In what's being described as the largest, most complete genetic mapping project for a single disease, scientists Monday announced a plan to obtain the genetic make-up of more than 800 individuals enrolled in an Alzheimer's research study.
The research will determine all 6 billion letters in each individual's DNA. The new data -- vast and shared worldwide with eligible researchers -- may explain how genes cause changes in the body that lead people to develop Alzheimer's disease.
"It's probably dozens or scores of genes that are contributing to whether you get it and how severe it is in you," said Dr. Robert Green, a physician-scientist at Harvard Medical School who is tasked with coordinating the genetic sequencing. "The genome is a complicated place. It's not just about identifying a gene that puts you at risk. It's about identifying other genes that modify those genes. It's about identifying genes that protect you."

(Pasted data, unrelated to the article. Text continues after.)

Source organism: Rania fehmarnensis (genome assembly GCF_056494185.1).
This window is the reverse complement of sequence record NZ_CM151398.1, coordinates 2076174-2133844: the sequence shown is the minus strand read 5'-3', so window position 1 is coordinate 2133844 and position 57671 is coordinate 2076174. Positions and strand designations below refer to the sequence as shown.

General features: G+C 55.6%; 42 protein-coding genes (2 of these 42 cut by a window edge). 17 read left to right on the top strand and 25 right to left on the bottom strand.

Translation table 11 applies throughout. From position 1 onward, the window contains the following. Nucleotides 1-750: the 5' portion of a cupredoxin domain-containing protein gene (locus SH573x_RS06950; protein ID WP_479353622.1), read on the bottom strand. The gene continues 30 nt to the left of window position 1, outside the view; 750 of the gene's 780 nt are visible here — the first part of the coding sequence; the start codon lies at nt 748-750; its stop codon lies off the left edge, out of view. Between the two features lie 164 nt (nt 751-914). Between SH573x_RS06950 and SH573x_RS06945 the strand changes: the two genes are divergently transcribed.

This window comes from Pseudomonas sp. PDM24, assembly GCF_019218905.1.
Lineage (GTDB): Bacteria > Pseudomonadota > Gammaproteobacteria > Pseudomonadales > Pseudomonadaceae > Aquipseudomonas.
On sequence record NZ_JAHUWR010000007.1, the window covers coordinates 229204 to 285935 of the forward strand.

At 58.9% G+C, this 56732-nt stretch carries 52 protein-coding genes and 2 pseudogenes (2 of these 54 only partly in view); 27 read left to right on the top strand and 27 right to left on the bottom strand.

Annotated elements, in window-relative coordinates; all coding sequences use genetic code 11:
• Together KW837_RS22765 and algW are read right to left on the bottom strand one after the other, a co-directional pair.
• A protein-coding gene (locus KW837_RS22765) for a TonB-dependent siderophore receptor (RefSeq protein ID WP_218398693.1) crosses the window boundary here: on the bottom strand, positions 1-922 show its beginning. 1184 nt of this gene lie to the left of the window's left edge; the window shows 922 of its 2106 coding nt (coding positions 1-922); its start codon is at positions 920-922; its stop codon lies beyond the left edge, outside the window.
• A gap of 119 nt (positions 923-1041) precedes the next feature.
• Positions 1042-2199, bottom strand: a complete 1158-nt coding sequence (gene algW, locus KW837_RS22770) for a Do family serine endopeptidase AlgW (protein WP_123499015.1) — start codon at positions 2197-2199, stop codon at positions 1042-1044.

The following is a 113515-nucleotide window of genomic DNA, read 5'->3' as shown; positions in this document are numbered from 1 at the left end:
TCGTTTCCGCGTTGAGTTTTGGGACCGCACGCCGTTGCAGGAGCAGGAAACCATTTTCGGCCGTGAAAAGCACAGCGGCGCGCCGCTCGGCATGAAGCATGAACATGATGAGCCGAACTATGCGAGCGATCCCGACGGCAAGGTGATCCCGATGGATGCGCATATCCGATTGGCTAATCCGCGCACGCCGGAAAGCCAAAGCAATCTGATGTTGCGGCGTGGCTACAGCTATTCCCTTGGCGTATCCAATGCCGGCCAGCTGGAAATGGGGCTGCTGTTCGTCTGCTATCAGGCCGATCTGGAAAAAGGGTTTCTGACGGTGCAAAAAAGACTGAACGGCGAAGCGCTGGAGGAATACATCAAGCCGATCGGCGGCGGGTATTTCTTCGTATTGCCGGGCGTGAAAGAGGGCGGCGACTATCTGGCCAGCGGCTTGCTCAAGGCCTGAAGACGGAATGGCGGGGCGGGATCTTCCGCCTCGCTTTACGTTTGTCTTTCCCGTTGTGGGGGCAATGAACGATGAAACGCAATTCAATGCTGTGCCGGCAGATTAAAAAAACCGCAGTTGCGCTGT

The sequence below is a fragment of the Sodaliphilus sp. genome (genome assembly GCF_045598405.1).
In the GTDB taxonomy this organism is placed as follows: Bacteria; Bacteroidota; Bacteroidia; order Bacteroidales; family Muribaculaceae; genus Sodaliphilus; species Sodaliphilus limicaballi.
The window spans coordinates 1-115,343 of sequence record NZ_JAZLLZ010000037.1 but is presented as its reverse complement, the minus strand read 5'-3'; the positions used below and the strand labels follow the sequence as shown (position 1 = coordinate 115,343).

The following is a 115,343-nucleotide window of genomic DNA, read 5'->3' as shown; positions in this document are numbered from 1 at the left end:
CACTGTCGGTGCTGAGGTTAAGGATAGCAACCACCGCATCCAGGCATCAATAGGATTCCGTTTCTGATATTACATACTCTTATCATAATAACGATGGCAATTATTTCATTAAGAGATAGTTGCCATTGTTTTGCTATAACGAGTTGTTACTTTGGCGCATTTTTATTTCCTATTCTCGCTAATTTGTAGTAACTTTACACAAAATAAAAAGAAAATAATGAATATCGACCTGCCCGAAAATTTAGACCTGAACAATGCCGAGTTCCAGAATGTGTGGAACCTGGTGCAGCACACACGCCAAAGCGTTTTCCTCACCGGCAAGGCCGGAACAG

The $2 million genetic sequencing project is being conducted by the Alzheimer's Disease Neuroimaging Initiative in partnership with the Alzheimer's Association and the Brin Wojcicki Foundation.
The sequencing will be completed in three months.
It will take much longer to know whether the study participant's decoded genomes yield any breakthrough strategies to treat the more than 5 million Americans who have Alzheimer's disease.
"I would expect it to point us to new areas we might want to investigate for therapies," said William Thies, chief medical and scientific officer at the Alzheimer's Association. "I expect that it may point us to new areas that will allow us to predict who's at high risk for Alzheimer's disease and who could be treated early before they have any signs of dementia."
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